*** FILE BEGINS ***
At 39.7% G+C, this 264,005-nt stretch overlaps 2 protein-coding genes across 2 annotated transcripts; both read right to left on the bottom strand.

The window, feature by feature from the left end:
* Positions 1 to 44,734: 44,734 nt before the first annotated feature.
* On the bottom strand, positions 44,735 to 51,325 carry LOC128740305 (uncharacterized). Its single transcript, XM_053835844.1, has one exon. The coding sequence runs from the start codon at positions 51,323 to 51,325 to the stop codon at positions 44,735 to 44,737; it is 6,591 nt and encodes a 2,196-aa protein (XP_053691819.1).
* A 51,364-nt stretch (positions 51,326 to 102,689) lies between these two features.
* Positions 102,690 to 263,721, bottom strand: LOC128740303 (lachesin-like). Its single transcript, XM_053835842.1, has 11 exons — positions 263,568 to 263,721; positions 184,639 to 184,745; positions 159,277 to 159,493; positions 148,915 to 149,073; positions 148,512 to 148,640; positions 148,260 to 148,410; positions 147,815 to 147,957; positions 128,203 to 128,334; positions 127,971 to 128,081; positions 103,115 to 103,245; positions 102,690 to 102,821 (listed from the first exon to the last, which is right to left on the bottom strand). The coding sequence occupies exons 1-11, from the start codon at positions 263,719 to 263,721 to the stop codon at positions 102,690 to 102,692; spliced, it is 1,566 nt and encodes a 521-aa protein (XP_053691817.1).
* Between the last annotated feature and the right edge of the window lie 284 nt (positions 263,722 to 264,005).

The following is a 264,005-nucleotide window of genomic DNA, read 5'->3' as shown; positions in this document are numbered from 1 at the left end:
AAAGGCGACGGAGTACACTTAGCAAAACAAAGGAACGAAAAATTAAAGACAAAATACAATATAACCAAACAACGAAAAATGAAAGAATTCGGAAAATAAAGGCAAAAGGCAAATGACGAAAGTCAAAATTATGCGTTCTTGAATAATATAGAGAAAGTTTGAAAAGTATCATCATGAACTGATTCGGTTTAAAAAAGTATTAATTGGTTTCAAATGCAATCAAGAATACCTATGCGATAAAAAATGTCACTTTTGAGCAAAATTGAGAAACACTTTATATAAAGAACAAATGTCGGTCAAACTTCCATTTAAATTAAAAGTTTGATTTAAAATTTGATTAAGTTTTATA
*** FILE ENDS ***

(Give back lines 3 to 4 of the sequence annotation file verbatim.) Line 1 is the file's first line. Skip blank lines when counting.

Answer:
* Positions 1 to 44,734: 44,734 nt before the first annotated feature.
* On the bottom strand, positions 44,735 to 51,325 carry LOC128740305 (uncharacterized). Its single transcript, XM_053835844.1, has one exon. The coding sequence runs from the start codon at positions 51,323 to 51,325 to the stop codon at positions 44,735 to 44,737; it is 6,591 nt and encodes a 2,196-aa protein (XP_053691819.1).